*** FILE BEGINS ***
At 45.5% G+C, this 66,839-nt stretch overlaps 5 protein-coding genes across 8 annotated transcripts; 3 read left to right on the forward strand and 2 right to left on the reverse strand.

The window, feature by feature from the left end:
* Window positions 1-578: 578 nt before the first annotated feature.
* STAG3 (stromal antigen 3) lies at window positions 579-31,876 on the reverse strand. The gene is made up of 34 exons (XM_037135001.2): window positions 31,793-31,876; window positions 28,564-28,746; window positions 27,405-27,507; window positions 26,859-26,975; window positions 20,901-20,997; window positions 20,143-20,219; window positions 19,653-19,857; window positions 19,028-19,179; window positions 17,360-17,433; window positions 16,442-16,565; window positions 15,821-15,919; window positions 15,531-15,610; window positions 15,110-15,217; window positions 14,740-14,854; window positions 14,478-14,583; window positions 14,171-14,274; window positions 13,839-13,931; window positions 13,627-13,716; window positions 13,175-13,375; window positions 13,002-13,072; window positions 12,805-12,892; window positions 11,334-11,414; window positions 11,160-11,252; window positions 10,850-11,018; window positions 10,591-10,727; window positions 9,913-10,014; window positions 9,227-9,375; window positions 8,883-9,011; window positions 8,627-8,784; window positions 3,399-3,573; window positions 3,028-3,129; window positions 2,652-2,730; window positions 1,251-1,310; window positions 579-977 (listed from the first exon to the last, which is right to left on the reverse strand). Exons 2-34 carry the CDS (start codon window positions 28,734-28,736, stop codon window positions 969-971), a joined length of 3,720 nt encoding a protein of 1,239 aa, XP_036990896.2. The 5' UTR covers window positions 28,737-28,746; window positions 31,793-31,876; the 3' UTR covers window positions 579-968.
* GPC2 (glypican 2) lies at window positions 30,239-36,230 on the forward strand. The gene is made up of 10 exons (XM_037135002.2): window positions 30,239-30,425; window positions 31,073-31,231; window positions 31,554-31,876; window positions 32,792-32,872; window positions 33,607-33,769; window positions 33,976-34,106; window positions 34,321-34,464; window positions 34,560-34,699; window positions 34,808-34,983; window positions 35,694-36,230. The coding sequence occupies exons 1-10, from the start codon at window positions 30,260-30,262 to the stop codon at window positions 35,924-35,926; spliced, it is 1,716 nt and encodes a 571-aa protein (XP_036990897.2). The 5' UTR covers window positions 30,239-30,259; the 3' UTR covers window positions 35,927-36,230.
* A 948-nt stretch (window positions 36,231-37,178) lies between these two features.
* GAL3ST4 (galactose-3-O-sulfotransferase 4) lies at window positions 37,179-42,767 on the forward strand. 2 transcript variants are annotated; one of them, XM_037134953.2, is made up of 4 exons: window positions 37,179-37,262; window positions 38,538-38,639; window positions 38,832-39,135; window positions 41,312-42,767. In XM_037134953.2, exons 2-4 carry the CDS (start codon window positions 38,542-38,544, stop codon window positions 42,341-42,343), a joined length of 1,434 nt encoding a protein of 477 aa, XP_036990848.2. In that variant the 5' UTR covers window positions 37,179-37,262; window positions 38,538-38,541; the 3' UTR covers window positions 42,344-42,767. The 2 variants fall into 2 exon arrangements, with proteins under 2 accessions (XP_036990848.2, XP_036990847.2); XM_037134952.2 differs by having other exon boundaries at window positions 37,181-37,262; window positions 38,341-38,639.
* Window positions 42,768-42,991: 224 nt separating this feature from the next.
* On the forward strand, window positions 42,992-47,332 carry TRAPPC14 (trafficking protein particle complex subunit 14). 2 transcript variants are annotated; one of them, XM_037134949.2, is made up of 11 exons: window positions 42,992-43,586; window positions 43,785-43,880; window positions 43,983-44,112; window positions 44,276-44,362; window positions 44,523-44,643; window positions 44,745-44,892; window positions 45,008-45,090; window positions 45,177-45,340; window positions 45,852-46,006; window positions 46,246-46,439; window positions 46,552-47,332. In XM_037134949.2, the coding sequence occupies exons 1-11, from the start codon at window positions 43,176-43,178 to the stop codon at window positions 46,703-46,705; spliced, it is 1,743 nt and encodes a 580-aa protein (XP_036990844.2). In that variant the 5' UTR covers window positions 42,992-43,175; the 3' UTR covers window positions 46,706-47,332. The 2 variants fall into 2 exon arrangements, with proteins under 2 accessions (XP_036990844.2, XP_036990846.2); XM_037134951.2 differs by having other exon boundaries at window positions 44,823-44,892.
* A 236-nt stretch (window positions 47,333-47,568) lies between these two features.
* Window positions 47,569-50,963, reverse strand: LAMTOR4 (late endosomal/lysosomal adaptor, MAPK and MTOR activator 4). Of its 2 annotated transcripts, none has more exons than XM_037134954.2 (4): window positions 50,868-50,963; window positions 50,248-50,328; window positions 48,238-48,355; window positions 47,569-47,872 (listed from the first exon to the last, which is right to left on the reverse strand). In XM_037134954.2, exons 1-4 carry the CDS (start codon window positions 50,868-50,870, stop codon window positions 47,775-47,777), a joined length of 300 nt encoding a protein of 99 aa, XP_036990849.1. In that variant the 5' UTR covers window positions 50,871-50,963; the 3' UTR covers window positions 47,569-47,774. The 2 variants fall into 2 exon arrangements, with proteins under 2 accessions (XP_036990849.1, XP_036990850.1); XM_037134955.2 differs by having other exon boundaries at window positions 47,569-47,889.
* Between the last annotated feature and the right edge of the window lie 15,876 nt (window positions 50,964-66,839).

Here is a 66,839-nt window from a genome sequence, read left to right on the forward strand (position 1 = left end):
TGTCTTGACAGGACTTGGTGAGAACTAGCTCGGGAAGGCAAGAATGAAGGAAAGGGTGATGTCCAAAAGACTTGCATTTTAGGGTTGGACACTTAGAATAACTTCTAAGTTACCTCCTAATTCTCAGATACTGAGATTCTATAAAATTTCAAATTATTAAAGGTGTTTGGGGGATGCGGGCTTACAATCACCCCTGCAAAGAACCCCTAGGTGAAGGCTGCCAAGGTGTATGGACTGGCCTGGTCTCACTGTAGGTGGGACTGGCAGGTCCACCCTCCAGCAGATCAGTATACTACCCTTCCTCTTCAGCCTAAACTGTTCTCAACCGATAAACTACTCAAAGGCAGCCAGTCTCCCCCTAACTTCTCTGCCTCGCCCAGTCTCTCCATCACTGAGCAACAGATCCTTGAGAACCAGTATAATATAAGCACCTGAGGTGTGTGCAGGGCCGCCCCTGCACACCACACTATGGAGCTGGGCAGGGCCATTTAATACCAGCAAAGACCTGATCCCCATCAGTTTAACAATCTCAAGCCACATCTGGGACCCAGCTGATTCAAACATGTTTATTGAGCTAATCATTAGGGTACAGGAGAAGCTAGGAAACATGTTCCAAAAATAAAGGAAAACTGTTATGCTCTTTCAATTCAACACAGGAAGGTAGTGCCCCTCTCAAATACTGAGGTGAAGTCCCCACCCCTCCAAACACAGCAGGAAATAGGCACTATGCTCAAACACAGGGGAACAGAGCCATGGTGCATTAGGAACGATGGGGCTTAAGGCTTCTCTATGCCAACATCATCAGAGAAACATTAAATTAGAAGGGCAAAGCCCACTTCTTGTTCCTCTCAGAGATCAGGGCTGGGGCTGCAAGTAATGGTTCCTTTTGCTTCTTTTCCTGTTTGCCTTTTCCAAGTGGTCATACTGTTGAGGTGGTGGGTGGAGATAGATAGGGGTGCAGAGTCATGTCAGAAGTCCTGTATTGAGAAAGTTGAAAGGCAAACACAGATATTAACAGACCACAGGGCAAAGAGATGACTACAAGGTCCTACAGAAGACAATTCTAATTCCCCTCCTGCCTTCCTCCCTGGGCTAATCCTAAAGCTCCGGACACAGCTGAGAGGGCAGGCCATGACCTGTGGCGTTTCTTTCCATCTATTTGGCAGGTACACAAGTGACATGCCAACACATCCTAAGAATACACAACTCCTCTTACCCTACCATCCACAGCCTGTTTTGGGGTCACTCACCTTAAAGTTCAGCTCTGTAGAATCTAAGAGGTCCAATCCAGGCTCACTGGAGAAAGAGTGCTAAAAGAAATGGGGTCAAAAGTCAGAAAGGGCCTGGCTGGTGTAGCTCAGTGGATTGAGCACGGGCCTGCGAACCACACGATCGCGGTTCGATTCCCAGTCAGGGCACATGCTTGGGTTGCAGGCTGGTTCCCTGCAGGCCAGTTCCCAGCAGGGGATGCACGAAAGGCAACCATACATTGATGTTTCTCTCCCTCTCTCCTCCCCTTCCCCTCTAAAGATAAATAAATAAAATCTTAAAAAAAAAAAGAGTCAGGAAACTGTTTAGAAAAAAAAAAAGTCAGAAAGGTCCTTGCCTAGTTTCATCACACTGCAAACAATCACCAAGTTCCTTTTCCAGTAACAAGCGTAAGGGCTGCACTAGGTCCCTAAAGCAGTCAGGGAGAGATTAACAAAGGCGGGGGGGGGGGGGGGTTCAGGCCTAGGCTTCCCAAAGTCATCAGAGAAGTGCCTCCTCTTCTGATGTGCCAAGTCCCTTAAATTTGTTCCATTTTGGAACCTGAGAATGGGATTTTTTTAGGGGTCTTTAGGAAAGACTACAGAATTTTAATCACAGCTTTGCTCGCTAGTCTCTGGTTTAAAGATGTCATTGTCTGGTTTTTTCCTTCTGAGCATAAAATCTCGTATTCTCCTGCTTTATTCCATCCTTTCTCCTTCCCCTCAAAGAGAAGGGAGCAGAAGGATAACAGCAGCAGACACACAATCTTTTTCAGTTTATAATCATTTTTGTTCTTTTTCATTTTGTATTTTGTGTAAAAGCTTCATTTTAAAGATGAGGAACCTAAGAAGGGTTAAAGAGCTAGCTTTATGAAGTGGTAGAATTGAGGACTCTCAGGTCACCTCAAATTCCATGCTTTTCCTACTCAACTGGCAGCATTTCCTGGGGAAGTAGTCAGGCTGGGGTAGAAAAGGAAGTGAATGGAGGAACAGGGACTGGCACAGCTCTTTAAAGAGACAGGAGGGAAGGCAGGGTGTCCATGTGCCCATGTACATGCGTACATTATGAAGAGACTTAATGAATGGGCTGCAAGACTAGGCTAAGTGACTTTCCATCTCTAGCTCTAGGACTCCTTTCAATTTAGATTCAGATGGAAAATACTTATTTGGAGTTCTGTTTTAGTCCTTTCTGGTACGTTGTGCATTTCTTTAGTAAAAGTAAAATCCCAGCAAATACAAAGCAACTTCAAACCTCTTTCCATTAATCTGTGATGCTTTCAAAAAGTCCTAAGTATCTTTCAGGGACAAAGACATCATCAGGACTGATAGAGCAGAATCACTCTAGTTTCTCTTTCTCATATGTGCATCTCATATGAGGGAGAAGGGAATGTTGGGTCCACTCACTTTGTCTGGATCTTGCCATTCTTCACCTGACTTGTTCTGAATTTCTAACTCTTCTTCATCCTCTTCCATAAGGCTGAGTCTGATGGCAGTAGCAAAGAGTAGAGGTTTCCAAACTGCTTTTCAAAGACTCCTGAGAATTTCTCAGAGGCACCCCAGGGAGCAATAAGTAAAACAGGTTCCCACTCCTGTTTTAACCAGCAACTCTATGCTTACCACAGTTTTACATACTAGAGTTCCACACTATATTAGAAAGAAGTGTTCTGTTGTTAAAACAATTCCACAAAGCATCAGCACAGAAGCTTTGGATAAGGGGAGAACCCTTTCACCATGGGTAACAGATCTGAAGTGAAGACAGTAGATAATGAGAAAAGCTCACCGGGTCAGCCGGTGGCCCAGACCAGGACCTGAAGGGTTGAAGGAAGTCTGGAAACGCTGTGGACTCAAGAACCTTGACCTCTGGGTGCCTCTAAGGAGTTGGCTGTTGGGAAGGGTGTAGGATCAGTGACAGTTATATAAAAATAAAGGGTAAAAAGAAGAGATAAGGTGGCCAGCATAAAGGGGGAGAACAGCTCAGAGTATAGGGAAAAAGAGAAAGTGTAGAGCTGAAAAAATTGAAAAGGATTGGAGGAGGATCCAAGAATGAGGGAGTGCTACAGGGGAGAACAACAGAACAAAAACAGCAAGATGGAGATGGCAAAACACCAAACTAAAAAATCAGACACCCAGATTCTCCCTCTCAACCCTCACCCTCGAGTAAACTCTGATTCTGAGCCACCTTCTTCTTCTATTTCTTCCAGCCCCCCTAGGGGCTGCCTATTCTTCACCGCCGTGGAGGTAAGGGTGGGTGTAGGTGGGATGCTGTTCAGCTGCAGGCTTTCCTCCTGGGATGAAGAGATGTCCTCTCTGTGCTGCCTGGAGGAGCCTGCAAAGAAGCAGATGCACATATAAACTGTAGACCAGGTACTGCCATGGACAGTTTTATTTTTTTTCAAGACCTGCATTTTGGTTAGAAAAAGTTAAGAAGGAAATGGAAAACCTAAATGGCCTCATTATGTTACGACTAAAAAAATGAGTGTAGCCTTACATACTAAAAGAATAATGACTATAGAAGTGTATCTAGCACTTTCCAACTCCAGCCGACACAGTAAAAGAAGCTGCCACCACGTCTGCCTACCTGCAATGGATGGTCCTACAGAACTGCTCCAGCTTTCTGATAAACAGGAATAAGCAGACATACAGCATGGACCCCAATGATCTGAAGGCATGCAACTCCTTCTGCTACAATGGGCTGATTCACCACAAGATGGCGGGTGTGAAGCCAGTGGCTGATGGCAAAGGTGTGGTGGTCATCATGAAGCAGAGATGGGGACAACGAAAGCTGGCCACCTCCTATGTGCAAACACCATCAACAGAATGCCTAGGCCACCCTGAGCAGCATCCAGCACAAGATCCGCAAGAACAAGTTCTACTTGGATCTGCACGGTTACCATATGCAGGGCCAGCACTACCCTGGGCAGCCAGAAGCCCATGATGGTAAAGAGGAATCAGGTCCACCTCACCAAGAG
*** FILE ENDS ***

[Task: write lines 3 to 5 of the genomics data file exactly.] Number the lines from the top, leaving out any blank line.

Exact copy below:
* Window positions 1-578: 578 nt before the first annotated feature.
* STAG3 (stromal antigen 3) lies at window positions 579-31,876 on the reverse strand. The gene is made up of 34 exons (XM_037135001.2): window positions 31,793-31,876; window positions 28,564-28,746; window positions 27,405-27,507; window positions 26,859-26,975; window positions 20,901-20,997; window positions 20,143-20,219; window positions 19,653-19,857; window positions 19,028-19,179; window positions 17,360-17,433; window positions 16,442-16,565; window positions 15,821-15,919; window positions 15,531-15,610; window positions 15,110-15,217; window positions 14,740-14,854; window positions 14,478-14,583; window positions 14,171-14,274; window positions 13,839-13,931; window positions 13,627-13,716; window positions 13,175-13,375; window positions 13,002-13,072; window positions 12,805-12,892; window positions 11,334-11,414; window positions 11,160-11,252; window positions 10,850-11,018; window positions 10,591-10,727; window positions 9,913-10,014; window positions 9,227-9,375; window positions 8,883-9,011; window positions 8,627-8,784; window positions 3,399-3,573; window positions 3,028-3,129; window positions 2,652-2,730; window positions 1,251-1,310; window positions 579-977 (listed from the first exon to the last, which is right to left on the reverse strand). Exons 2-34 carry the CDS (start codon window positions 28,734-28,736, stop codon window positions 969-971), a joined length of 3,720 nt encoding a protein of 1,239 aa, XP_036990896.2. The 5' UTR covers window positions 28,737-28,746; window positions 31,793-31,876; the 3' UTR covers window positions 579-968.
* GPC2 (glypican 2) lies at window positions 30,239-36,230 on the forward strand. The gene is made up of 10 exons (XM_037135002.2): window positions 30,239-30,425; window positions 31,073-31,231; window positions 31,554-31,876; window positions 32,792-32,872; window positions 33,607-33,769; window positions 33,976-34,106; window positions 34,321-34,464; window positions 34,560-34,699; window positions 34,808-34,983; window positions 35,694-36,230. The coding sequence occupies exons 1-10, from the start codon at window positions 30,260-30,262 to the stop codon at window positions 35,924-35,926; spliced, it is 1,716 nt and encodes a 571-aa protein (XP_036990897.2). The 5' UTR covers window positions 30,239-30,259; the 3' UTR covers window positions 35,927-36,230.